Ever had a client’s friend or business associate badmouth you about the fees you’re charging? It may hurt, professionally as well as financially, but it’s not actionable, a state appeals court says.

A two-judge panel ruled Thursday that a defamation claim was properly dismissed because the speaker was protected by the “common interest” privilege, which allows generally free discussion of private concerns within a limited, relevant audience.

The judges found a lack of actual malice on the defendant’s part, such as would have defeated the privilege. That absence of malice was also sufficient to support dismissal of a separate claim for tortious interference with a business relationship, the Appellate Division held in Sarmasti v. Emanuel, A-1667-11.

According to facts accepted as true for summary judgment purposes, Vafa Sarmasti, a lawyer with offices in Fairfield and New York, was retained in 2005 by Dr. Khash Vosough, a partner in several medical ventures in Wayne — Comprehensive Women’s Healthcare Corp., SA Healthcare Management, SurgiAide and SAIP Investments.

Vosough and his colleagues thereafter decided to terminate the relationship with Sarmasti, concerned about his lack of experience in business and intellectual property, his delays in performing services and their belief that their matters were not a priority to him.

In February 2009, Sarmasti wrote to Vosough that he was withdrawing as counsel to CWHC, in litigation against a hospital, because of “rumors circulating in the Iranian community … that I am overcharging your group for the services … provided.”

In July 2009, Sarmasti sued Joshua Emanuel, who owned a part of SA Healthcare and SAIP Investments, after learning of a conversation between Emanuel and Vosough the previous year, in which Emanuel told Vosough that Sarmasti was “engaged in fraudulent billing, and willfully and falsely billed for services … not provided.”

Essex County Superior Court Judge Torkwase Sekou dismissed Sarmasti’s defamation claim on summary judgment, largely relying on the common interest privilege, even though Emanuel initially failed to plead that privilege as an affirmative defense.

Appellate Division Judges Carmen Messano and Marie Lihotz agreed, saying, “While this appeal does not raise important issues of public policy, we are convinced that the interests of justice were served by the judge’s consideration of the issue based upon the motion record before her.” They noted that under the Supreme Court’s ruling in McNeil v. Legislative Apportionment Commission, 177 N.J. 364 (2003), the pleading requirement was not absolute.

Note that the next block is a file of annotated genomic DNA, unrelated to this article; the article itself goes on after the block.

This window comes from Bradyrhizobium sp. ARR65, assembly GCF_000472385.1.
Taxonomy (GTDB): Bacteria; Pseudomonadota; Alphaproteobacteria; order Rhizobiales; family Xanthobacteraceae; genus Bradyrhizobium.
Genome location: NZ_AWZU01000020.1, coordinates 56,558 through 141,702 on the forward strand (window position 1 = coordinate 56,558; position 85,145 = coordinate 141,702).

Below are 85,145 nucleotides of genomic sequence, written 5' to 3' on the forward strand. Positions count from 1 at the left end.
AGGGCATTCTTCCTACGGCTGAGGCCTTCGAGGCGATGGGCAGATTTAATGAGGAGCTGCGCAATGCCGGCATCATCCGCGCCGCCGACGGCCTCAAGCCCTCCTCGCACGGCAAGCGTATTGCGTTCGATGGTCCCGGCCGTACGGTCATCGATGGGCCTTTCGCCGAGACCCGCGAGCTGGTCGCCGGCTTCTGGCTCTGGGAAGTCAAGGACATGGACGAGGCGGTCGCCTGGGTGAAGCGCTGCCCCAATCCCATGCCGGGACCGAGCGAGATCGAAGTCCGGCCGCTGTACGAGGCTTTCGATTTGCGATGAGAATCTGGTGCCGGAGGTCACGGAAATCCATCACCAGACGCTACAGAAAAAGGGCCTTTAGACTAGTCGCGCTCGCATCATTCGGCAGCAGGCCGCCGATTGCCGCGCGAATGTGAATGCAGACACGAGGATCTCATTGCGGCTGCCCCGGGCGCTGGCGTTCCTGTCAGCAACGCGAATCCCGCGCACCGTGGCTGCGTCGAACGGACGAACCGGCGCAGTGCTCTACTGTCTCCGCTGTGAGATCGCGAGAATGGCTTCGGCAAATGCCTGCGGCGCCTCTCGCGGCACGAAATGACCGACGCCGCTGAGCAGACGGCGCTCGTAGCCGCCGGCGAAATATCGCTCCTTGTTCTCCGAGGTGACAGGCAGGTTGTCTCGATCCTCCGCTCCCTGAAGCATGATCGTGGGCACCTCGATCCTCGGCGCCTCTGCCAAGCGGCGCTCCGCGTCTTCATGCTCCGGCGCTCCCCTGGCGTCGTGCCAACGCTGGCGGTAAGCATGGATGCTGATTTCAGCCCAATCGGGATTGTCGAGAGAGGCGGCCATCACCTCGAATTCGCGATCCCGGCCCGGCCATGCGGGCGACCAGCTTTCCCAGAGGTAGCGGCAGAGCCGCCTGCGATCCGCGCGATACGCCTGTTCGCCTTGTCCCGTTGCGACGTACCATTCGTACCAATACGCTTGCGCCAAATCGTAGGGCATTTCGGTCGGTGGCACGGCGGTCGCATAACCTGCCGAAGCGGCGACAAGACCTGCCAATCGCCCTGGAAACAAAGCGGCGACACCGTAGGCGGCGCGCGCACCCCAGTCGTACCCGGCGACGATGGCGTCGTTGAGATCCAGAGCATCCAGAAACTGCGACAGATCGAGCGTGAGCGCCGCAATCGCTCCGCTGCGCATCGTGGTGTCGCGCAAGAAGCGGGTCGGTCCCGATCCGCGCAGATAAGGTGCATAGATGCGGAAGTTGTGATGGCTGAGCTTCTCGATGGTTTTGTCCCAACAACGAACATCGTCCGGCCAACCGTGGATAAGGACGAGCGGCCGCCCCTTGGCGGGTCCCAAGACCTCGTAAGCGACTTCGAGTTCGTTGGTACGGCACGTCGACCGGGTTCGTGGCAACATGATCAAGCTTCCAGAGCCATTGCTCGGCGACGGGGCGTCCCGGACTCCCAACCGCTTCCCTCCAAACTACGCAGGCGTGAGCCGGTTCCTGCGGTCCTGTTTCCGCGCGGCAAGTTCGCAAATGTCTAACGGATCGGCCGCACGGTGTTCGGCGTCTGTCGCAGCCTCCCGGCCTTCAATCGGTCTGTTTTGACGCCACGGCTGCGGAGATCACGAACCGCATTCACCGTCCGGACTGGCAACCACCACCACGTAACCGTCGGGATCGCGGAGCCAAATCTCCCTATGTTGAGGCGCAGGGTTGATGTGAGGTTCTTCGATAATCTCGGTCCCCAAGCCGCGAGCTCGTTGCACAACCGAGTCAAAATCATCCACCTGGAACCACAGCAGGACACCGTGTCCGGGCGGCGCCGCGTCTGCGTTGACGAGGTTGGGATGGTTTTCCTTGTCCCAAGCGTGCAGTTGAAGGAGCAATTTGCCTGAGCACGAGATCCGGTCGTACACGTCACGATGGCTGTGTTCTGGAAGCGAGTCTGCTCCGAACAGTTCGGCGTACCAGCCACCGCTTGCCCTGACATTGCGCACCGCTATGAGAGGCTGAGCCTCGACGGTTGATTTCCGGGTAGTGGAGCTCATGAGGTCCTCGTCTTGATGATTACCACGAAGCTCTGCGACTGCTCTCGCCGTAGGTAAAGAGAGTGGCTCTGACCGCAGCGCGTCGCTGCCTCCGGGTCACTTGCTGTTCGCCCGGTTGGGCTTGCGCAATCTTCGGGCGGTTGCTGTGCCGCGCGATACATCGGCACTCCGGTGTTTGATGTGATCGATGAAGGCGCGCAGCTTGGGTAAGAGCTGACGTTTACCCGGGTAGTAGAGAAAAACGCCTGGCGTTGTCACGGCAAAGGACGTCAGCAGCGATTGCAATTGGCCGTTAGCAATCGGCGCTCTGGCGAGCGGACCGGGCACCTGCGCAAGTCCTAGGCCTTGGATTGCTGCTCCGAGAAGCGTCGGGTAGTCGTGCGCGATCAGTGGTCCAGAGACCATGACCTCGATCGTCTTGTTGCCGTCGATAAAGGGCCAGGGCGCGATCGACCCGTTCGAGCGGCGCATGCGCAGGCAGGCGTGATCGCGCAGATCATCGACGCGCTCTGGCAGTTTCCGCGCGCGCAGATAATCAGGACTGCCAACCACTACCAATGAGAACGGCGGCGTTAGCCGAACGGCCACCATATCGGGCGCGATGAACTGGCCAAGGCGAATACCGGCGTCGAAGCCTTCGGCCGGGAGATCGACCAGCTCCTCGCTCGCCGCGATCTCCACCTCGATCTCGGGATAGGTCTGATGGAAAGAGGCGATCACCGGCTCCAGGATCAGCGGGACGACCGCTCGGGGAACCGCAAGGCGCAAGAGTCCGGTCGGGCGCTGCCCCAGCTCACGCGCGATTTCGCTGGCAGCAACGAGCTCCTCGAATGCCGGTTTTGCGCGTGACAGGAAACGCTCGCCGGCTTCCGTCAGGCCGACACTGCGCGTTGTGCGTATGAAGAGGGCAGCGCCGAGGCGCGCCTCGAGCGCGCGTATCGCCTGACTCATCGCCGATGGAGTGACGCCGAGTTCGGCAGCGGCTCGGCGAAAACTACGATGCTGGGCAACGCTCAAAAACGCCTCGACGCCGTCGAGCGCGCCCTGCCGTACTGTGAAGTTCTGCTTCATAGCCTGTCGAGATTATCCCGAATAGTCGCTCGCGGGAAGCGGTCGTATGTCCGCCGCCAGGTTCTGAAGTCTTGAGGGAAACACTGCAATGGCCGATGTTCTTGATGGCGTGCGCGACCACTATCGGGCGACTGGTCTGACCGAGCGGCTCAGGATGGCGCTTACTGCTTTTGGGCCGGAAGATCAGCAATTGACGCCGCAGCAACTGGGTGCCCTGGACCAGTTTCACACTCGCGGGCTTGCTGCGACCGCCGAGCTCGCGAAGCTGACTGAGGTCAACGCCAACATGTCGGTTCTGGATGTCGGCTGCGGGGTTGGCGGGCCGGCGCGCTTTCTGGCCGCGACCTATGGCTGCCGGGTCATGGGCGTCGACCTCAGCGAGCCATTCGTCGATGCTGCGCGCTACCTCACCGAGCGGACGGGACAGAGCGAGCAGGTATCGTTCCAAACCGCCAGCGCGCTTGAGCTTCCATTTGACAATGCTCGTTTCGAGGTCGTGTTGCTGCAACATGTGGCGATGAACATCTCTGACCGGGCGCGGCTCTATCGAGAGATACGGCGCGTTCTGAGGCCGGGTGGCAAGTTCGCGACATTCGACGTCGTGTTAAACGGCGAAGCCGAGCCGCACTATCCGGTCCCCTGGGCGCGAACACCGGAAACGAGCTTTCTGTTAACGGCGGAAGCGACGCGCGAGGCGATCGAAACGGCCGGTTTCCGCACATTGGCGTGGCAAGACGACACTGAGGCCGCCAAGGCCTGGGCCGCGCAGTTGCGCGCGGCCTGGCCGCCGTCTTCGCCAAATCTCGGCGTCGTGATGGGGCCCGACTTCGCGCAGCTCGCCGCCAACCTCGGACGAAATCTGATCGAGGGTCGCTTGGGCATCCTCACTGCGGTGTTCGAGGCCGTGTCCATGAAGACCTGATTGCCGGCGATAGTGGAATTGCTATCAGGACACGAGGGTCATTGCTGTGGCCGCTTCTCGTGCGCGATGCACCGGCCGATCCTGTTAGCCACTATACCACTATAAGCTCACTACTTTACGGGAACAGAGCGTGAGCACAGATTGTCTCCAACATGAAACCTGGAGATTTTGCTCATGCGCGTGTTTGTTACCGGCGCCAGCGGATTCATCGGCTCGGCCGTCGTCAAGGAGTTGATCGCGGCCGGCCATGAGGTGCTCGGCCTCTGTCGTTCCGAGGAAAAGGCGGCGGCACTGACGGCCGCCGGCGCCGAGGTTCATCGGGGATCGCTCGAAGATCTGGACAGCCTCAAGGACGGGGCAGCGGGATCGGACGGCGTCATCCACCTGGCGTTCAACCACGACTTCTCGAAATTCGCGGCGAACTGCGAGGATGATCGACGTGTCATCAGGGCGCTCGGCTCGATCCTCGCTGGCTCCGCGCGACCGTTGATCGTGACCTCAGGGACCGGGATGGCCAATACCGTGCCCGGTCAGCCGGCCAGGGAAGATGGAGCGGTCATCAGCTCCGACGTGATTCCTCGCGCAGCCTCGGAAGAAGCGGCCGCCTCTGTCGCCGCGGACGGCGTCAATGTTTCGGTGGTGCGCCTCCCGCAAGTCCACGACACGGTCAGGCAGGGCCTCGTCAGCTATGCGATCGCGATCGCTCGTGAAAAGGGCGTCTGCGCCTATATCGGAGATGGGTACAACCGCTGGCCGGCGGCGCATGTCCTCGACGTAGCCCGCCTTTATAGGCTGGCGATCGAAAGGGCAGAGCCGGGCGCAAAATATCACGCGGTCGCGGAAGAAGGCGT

As for application of the privilege, the judges cited Bainhauer v. Manoukian, 215 N.J. Super. 9 (App. Div. 1987), which held that “in particular situations … private people [should] be able freely to express private concerns to a limited and correlatively concerned audience.”

In Bainhauer, the appeals court said there are three factors that determine whether a statement is protected by the common interest privilege: the appropriateness of the occasion on which the statement was made, the legitimacy of the interest sought to be protected or promoted and the significance of the information to the recipient.”

In this case, Emanuel was “integral” to Vosough’s operations and also had ownership interests in SA Healthcare Management and SAIP Investments. He was concerned about being billed by Sarmasti for a phone call that Emanuel thought occurred while he was in Malta and unreachable. Later, after the suit had been filed, Emanuel acknowledged that he was wrong and that the phone call occurred while he was in Florida.

“Applying the Bainhauer factors to the facts presented, it is apparent that defendant’s statements allegedly made to Vosough during the phone conversation of July 31, 2008, were privileged,” the judges said. “The occasion was appropriate since Sarmasti was discussing the bill with Vosough; the interest sought to be protected — charging for services allegedly not performed — was legitimate; and the information was pertinent to Vosough.”

Nor was there an apparent abuse of the privilege. “This record fails to raise a jury question as to whether clear and convincing evidence exists demonstrating that defendant made his statements to [the client] with reckless disregard for their truth,” Messano and Lihotz said.

Since Emanuel was not acting out of malice when he made the statement to Vosough, the judges found, Sarmasti had failed to establish one of the essential parts of a claim of tortious interference with a business relationship — that the defendant acted with malice.

Sarmasti contended that the false allegation of improper billing “poisoned the well,” leading ultimately to his resignation as counsel in February 2009. He argued that the record failed to demonstrate that Emanuel was acting as Vosough’s agent; rather, he had a separate motivation to get Sarmasti fired.

But the judges said “the record demonstrates that defendant was not only acting as Vosough’s business agent throughout, but also that Sarmasti himself viewed defendant as the person he needed to speak to about the billing discrepancy.”

Sarmasti, who represented himself and his firm, says he has not decided whether to appeal to the Supreme Court. “I respectfully disagree with the [Appellate Division's] approach in reaching its conclusion,” he says.

Emanuel’s lawyer, Michael Epstein, who runs a firm in Rochelle Park, was away from his office and could not be reached for comment. •

Michael Booth is a reporter for theNew Jersey Law Journal, a Legal affiliate.